Thursday, December 19, 2013

Wreaths of Paradox


A kaleidoscopic interplay of some happenings and historical events on the life and times of Nelson Mandela


* Nelson Rolihlahla Mandela was born July 18, 1918, towards the end of World War I, into a royal family. Paradoxically he chose rebellion and embraced revolution later in life on the wings of the African National Congress, ANC, to wage war against apartheid and its patrons.

* His name ROLIHLAHLA literally means, “pulling the branch of a tree.” His other less known name but of much traditional importance is his circumcision name, DALIBUNGA, which means father of the BUNGA traditional ruling body of the Transkei, the rural area in Eastern Cape where he was born. MADIBA is more of a term of reverence than a name per se. It is a clan or communal name used for older people, especially men deemed fit to be so honoured. Thus Mandela’s ancestral MADIBA name is also a preference for Nelson which is seen more as a colonial legacy hung on his neck by a teacher who could not actually pronounce his jaw-breaking but more meaningful ROLIHLAHLA.

* His father expected him to grow up in the village and tend the cattle. He was a troublesome and restless youth often indulged in traditional stick fighting. He eventually left Qunu to look for greener pasture on the other side of the fence in the city and thus began his long walk to political relevance in the annals of South African history.

Ironically the man who left prison in 1990 apparently to come and bury what remained of APARTHEID chose to be buried in his ancestral homeland of Qunu among his fellow blacks! Hendrik Frensch Verwoerd, architect of apartheid, would be happy in his exclusive white graveyard.  

The day the world gathered in Johannesburg to pay tributes to the memory of Mandela was a day full of drama, irony and paradox. The main backers of the apartheid regime, for example, Britain and the United States, US, with their huge investments in the white dominated territory, took the centre, waxing in eloquence and praise singing Mandela.

* Up till five years ago, 2008, the person they were eulogising was still legally on a US terror watch list. Before then Mandela and some ANC leaders, including the foreign affairs minister, could only enter the US with a special waiver from the secretary of state because the ANC had been designated a terrorist organisation by South Africa’s former apartheid government.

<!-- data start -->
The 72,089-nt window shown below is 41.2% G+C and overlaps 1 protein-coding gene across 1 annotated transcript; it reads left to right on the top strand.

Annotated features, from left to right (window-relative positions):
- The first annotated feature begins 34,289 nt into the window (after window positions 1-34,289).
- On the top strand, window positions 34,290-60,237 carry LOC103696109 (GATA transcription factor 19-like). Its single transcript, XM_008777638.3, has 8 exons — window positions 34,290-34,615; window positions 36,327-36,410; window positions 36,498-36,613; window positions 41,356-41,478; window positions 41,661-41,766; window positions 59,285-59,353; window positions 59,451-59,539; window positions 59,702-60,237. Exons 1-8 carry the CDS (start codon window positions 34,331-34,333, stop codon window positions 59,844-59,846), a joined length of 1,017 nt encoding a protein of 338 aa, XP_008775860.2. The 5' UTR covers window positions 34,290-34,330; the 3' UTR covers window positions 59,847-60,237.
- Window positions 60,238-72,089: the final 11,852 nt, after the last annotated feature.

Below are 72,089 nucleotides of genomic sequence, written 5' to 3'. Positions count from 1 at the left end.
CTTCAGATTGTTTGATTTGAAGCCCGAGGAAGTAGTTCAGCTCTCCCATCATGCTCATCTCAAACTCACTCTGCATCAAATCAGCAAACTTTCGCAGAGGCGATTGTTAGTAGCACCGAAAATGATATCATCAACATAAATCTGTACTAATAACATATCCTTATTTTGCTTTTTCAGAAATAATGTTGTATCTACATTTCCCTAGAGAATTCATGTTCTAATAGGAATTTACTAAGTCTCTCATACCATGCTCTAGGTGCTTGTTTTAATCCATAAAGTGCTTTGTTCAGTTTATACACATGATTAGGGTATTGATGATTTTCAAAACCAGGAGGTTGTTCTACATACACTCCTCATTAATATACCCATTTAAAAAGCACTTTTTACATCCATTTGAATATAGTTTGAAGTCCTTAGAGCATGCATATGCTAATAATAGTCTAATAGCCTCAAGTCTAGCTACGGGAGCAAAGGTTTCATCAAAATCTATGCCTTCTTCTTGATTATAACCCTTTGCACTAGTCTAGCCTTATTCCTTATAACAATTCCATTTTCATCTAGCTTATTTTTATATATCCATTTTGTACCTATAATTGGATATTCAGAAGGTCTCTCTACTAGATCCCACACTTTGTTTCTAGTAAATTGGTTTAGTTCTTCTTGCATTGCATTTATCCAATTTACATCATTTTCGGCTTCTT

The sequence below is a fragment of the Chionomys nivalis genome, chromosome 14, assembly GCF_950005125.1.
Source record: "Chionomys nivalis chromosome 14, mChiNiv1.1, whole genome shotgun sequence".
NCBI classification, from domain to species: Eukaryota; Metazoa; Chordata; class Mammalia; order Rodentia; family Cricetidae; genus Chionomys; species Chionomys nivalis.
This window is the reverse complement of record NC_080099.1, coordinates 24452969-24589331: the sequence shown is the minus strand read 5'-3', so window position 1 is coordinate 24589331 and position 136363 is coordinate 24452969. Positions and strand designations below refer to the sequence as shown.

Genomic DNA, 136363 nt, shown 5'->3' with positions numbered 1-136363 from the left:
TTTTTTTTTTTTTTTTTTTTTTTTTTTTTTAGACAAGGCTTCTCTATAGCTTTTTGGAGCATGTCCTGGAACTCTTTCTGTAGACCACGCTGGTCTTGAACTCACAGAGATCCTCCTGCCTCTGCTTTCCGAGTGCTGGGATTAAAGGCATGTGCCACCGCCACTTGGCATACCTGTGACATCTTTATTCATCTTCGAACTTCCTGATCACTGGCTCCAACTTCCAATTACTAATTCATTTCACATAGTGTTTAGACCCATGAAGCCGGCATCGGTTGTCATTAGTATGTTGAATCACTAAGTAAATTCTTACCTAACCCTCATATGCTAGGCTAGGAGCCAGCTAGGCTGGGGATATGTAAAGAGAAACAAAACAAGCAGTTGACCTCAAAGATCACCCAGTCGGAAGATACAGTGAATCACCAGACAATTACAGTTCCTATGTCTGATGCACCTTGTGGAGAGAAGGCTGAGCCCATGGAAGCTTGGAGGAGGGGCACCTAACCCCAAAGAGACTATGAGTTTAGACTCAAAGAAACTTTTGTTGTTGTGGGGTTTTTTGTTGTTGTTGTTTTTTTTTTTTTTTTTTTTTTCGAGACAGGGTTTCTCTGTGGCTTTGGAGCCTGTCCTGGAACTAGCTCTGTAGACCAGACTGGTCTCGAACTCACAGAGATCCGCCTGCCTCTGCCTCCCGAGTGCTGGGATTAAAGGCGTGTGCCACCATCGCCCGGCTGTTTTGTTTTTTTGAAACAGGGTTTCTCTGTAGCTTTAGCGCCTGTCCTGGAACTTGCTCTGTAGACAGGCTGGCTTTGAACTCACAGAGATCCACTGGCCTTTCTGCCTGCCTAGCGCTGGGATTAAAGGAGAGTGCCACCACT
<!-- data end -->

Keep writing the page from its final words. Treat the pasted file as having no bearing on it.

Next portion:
* Amidst tributes, eulogies and elegies from fellow world leaders, Jacob Zuma’s voice was hardly heard. The political chief mourner hit a wall of jeers and boos any time his name was mentioned over the public loudspeaker. While the sporting nations were turning the traditional one minute silence in honour of the dead to one minute of seemingly unstoppable applause for Mandela, the angry crowd inside the First National Bank, FNB, Stadium were giving the referee’s substitution signal for change. Has Zuma hit the rock in his race for political relevance in post-Mandela South Africa? What could have made South Africans clap for FW de Klerk, former apartheid warlord, and jeer at an incumbent black president?

* But Zuma is a fighter and fighters are no quitters. Like Mandela, he is likely to fight on. It took his mentor (Mandela) years before he could get his law degree. He enrolled for the course in 1939 but he serially, by design or default, failed his law examinations until 50 years after (1989) and that was while he was in prison. Hitherto he was able to practice law in the 1950s with his friend, Oliver Tambo, with his two-year diploma which he got after his first degree.

* Winnie Mandela had a standing ovation when she was called to the stage. To most ANC supporters, she is the Mother of the Nation. She fought with both body and soul to sustain the momentum of the struggle in the townships while her husband was in jail and the men were in the trenches.

* The artifacts of the Nelson and Winnie Mandela Museum in their former home on Vilakazi Ngakane Corner in Orlando West, Soweto, attest to the relevance and popularity of Winnie. Mandela himself once jokingly remarked how famous Winnie had become in his absence that he was forced, on his release from prison, to be introducing himself as Nelson, the husband of Winnie Mandela, to world leaders and friends!

* President Goodluck Jonathan was equally hailed by the appreciative crowd not because of him per se but because of Nigeria’s unflinching support for liberation struggles throughout Africa. ANC was the biggest beneficiary of the nation’s gesture right from the days of Tafawa Balewa to Murtala/Obasanjo military regime. At the UNO, Nigeria was at the forefront of the diplomatic onslaught against apartheid. It was the Sani Abacha regime that almost made nonsense of the nation’s contributions in this regard when it confronted the big man, MADIBA, over the latter’s humanitarian intervention over the execution of Ken Saro Wiwa, the Ogoni environmental activist.

Rain beat a tattoo rhythm on mourners who came to the FNB stadium as early as 3am for the 11am event. They wore rain boots, raincoats and shared umbrellas for further protection against the biting cold. Asked why they had to expose themselves to such chilly weather, they were quick to quip back: “What is one day in rain compared with 27 years in jail?” It was a response that captured the true essence of the man called MADIBA. December 10 was payback day, a somewhat surreal global farewell for an individual once labelled a terrorist by the Western world.

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